In 2018, we saw absolute return hedge fund strategies perform how we would expect them to. Outside of long/short strategies, we saw hedge funds beat both equity and bond indices during the year. Long/short continued to be a disappointment as most managers are long small cap and value and short large cap and growth stocks. Private equity continues to be an area that many investors are flocking to. We are seeing large funds continue to pay up for deals and are finding ways for smaller and smaller investors to participate. Our approach is to avoid these managers and focus on smaller niche players who are disciplined in what they will pay for a business. The size of the private equity market has continued to grow, but based on how technology based companies are financed, it makes sense that the market should be getting larger. Many of the innovative companies are reliant on equity as they have very little tangible assets that are bankable in the traditional sense. Private equity is the funding source that pushes growth in innovation and many small firms are deciding to stay private longer. Co-investments have become a piece of our private equity approach, but we are cautious there as well. There is no shortage of opportunities but there is a shortage of good opportunities. We see deals every day that are unsolicited. Our approach is to seek out partners and invest in the opportunities where we are comfortable with the lead investor and not to be a “taker of random deals” where we are likely to be the last in a line of investors who passed on it.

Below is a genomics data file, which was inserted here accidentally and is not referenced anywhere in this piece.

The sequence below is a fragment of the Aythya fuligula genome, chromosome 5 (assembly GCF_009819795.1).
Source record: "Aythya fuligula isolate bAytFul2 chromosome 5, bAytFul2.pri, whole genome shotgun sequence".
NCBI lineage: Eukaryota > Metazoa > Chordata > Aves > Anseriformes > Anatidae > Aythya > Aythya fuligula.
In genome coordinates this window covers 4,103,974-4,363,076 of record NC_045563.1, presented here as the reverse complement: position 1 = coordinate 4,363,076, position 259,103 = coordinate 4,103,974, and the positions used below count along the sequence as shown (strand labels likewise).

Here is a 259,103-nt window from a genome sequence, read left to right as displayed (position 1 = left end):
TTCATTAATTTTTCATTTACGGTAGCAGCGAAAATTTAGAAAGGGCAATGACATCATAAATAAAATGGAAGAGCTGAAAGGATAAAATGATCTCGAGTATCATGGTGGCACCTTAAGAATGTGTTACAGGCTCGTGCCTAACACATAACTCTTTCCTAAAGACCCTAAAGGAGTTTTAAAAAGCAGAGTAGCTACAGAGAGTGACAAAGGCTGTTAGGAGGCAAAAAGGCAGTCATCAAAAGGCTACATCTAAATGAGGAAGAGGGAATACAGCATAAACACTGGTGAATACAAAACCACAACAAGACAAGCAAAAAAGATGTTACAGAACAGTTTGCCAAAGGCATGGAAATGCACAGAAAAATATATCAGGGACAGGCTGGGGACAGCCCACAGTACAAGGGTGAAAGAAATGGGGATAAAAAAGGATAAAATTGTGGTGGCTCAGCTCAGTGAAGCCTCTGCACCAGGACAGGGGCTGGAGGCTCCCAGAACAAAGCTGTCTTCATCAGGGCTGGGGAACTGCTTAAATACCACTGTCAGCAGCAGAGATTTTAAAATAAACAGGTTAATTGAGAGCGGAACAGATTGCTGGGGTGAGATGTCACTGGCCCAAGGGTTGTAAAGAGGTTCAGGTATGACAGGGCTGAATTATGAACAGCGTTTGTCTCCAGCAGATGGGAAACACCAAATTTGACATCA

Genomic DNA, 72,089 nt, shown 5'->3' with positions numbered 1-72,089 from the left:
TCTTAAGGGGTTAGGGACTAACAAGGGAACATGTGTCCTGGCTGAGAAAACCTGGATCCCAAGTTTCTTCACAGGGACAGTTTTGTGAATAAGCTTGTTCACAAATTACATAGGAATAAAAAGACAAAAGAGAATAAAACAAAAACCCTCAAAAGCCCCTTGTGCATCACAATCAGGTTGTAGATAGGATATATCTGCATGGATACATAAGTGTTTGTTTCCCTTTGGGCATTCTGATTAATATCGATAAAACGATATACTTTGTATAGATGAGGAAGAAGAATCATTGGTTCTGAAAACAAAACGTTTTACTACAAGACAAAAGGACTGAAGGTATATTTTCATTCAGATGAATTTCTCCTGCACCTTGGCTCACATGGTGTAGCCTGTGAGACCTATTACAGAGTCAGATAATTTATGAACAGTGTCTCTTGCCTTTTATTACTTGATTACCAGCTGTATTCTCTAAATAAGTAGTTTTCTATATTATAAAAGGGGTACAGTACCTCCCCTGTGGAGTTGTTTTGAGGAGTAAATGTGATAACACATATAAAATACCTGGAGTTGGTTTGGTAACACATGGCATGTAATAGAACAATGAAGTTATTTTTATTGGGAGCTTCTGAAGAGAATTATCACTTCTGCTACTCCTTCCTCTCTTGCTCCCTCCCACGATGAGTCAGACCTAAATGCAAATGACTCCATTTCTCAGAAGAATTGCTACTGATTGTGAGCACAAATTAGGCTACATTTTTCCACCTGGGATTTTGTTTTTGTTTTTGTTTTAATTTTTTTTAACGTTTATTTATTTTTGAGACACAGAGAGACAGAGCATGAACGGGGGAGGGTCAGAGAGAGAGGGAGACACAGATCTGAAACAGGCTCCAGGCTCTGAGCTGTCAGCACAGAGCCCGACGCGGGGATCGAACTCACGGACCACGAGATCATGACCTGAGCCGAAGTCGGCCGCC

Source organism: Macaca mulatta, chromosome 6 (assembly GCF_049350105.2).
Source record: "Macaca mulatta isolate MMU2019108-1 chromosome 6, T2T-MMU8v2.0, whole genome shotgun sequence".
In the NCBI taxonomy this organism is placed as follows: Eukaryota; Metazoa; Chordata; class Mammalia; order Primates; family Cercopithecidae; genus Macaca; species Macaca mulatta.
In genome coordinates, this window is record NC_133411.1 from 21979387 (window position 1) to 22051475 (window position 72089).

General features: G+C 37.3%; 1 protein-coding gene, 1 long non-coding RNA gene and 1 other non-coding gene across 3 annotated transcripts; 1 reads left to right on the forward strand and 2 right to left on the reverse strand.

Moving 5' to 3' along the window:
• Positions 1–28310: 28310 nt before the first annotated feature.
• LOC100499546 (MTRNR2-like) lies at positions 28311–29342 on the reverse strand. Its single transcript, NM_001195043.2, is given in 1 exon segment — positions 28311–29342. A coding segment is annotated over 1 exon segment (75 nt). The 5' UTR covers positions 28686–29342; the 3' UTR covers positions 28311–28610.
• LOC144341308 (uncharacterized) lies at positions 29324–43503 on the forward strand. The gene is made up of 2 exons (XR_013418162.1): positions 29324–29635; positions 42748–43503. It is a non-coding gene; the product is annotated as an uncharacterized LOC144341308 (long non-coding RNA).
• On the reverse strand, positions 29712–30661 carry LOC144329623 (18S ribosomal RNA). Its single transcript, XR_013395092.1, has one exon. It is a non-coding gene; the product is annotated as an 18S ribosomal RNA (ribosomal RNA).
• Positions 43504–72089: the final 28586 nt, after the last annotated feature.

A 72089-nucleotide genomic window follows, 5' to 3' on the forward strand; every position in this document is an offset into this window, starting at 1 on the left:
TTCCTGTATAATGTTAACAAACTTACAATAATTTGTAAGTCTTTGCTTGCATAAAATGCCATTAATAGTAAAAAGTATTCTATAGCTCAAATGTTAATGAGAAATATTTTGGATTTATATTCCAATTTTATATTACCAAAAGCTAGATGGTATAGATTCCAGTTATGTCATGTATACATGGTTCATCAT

In this part of the cycle it is as much about knowing what not to invest in as it is about what to invest in. We are amazed at the number of products that are being pitched that have no purpose in a long-term investment portfolio – ones that will likely do the opposite of what an investor thinks they will do. The only certainty is that those pitching them will have pocketed a significant fee, while the investor will be left wondering exactly what they invested in. Most investors are concerned about interest rates going higher and the market seeing a 2008-like decline. Wall Street is aware of those behavioral biases and is happy to pitch a product that will weave a story around curing those concerns. A few examples include short volatility strategies and structured notes that are equity/credit risk disguised as fixed income. We enjoy digging into these structures and finding the hidden risks and fees, so please forward any on to your relationship manager or the investment team.
Synovus Family Asset Management Investment Team
Michael S. Sluder, Chief Investment Officer & Sr. Portfolio Manager
Andrea R. Parker, Senior Portfolio Manager
Zachary D. Farmer, Senior Portfolio Manager
Comments and questions can be directed to firstname.lastname@example.org
[i] Source: Deutsche Bank as of 12/11/18